Before embarking from the Visitor Center on a tour, visitors are encouraged to take in the movie highlighting the Academy experience shown throughout the day in the center’s theater. Visiting the center’s 5,652-square-foot exhibit area is perfect preparation for the campus journey that follows.
One of the first "must see” points of interest to visit is the Cadet Chapel, a third-of-a-mile walk from the Visitor Center along a paved nature trail. Designed as a symbol of inclusiveness, within its angular walls, the all-faith Cadet Chapel is home to individual chapels for Protestant and Catholic Christians and for other faiths as well. Its soaring design reaching skyward towards the heavens is an inspiration to all who view it, from afar and from within.
An interesting event, repeated three times a week during the academic year from 11:30 a.m. to 12:00 noon, weather permitting, is the Cadet Lunch Formation when the cadet wing marches to lunch. This formation is scheduled three days each week from 11:30 am-12:00 pm from mid-August through mid-May.
Stops at the various halls, the Honor Court, the Field House, and the Falcon Athletic Center provides insights into aspects of life at the Academy as cadets prepare for careers in the Air Force. Most of those halls bear the names of legendary figures from the rich histories of American military aviation and the Academy itself:
- Arnold Hall, the cadet social center, is named after Henry H. “Hap” Arnold, commanding general of the Army Air Forces during World War II.
- Harmon Hall, the Academy administrative center, is named after Lt. Gen. Hubert R. Harmon, the first superintendent of the Academy.
- McDermott Library, home to nearly 2 million items, is named after Brig. Gen. Robert F. McDermott, former dean of the Academy’s faculty.
- Fairchild Hall and Fairchild Annex, home to academic classrooms, is named after Gen. Muir S. Fairchild, first commander of Air University, predecessor to the Academy.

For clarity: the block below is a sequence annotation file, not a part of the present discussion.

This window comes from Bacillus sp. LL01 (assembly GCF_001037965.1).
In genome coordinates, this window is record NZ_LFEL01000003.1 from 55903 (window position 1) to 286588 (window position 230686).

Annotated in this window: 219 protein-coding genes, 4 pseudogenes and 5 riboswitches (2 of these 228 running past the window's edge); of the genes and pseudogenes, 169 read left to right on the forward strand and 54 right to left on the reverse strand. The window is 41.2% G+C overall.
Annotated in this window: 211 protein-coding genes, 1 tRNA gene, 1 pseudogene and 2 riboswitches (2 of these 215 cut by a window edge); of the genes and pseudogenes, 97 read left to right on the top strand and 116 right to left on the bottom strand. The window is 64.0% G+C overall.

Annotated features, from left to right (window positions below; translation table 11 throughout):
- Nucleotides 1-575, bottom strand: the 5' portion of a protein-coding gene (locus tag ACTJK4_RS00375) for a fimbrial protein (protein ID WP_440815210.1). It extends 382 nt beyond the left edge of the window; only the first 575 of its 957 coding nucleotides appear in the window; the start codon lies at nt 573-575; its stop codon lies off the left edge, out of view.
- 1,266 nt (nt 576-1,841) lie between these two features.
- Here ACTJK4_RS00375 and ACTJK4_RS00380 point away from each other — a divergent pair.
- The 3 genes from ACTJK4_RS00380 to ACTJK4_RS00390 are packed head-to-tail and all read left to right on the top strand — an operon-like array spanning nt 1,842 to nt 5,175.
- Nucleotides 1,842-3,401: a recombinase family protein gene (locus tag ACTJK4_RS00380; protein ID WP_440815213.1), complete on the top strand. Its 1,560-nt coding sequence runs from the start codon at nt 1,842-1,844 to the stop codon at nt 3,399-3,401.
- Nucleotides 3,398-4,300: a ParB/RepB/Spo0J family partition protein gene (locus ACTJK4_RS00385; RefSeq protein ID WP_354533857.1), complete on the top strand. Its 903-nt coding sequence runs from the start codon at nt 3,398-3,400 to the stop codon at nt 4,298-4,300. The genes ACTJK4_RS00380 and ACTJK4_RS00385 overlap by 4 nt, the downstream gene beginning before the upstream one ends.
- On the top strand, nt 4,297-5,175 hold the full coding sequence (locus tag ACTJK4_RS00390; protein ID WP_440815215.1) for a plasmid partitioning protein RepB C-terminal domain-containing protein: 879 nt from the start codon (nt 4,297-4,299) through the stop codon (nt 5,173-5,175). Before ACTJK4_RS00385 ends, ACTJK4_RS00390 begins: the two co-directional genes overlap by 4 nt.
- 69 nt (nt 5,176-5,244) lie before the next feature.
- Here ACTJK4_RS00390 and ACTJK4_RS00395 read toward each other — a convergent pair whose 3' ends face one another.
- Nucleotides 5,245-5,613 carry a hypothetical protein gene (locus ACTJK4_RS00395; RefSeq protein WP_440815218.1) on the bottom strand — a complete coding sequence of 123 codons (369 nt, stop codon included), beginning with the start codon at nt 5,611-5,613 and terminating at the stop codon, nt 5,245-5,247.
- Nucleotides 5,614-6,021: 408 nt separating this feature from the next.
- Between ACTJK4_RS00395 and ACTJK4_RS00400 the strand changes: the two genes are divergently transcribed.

- Vandenberg and Sijan Halls, the cadet dormitories are named after Gen. Hoyt S. Vandenberg, the second Air Force chief of staff, and Capt. Lance P. Sijan, the only Academy graduate to receive the Congressional Medal of Honor.
- Mitchell Hall, the cadet dining hall, is named in honor of Brig. Gen. William “Billy” Mitchell, pioneering proponent and strategist for the use of military air power.
- Barry Goldwater Air Force Academy Visitor Center, the recommended starting point for your tour of the USAFA campus, is named after Senator Barry Goldwater, pilot for the Army Air Forces during World War II, five-time senator from Arizona, one-time presidential candidate, and fierce advocate of the Air Force and the creation of the Academy.
During visiting hours only (9:00 a.m.–6:00 p.m. daily), visitors lacking military or government ID cards are free to explore two memorable trails contained entirely within campus grounds. One, the Stanley Canyon Trail, is 5.8 miles long, features a lake, and is rated as difficult. The other, the Falcon Hiking Trail, is a singletrack loop bike trail that winds through academy grounds and features long climbs, thrilling downhills, and gorgeous mountain views. Both trails are controlled by the military and access to them requires proper ID or written permission.
By the time visitors have completed their tour of the academy’s grounds, they have developed a deep and lasting respect for both the academy itself and the Air Force it serves. Your visit to Colorado Springs for next year’s annuitant reunion is your chance to join their ranks.
The U.S. Air Force song begins with the lines, “Off we go into the wild blue yonder / Climbing high into the sun.” A visit to the Academy campus will leave you feeling that you’ve just done the same without having to leave the ground.